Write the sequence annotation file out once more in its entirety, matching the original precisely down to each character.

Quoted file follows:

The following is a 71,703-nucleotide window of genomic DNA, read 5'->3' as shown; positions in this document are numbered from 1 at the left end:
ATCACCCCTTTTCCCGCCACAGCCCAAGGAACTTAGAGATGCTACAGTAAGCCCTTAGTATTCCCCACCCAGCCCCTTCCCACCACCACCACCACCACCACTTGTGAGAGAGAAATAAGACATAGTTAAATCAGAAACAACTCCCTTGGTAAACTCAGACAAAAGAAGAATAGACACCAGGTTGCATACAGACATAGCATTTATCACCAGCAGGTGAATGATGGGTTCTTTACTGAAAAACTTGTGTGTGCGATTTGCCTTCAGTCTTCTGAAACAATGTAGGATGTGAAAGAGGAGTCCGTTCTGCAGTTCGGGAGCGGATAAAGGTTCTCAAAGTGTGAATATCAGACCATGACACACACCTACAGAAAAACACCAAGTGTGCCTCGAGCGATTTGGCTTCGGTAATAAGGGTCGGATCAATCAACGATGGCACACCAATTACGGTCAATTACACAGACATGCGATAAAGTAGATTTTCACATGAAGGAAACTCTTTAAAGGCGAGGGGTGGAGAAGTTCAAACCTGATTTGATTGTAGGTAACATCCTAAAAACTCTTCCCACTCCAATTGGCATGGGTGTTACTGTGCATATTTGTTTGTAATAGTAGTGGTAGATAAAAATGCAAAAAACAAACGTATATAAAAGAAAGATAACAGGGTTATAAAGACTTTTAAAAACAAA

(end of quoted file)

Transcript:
The following is a 71,703-nucleotide window of genomic DNA, read 5'->3' as shown; positions in this document are numbered from 1 at the left end:
ATCACCCCTTTTCCCGCCACAGCCCAAGGAACTTAGAGATGCTACAGTAAGCCCTTAGTATTCCCCACCCAGCCCCTTCCCACCACCACCACCACCACCACTTGTGAGAGAGAAATAAGACATAGTTAAATCAGAAACAACTCCCTTGGTAAACTCAGACAAAAGAAGAATAGACACCAGGTTGCATACAGACATAGCATTTATCACCAGCAGGTGAATGATGGGTTCTTTACTGAAAAACTTGTGTGTGCGATTTGCCTTCAGTCTTCTGAAACAATGTAGGATGTGAAAGAGGAGTCCGTTCTGCAGTTCGGGAGCGGATAAAGGTTCTCAAAGTGTGAATATCAGACCATGACACACACCTACAGAAAAACACCAAGTGTGCCTCGAGCGATTTGGCTTCGGTAATAAGGGTCGGATCAATCAACGATGGCACACCAATTACGGTCAATTACACAGACATGCGATAAAGTAGATTTTCACATGAAGGAAACTCTTTAAAGGCGAGGGGTGGAGAAGTTCAAACCTGATTTGATTGTAGGTAACATCCTAAAAACTCTTCCCACTCCAATTGGCATGGGTGTTACTGTGCATATTTGTTTGTAATAGTAGTGGTAGATAAAAATGCAAAAAACAAACGTATATAAAAGAAAGATAACAGGGTTATAAAGACTTTTAAAAACAAA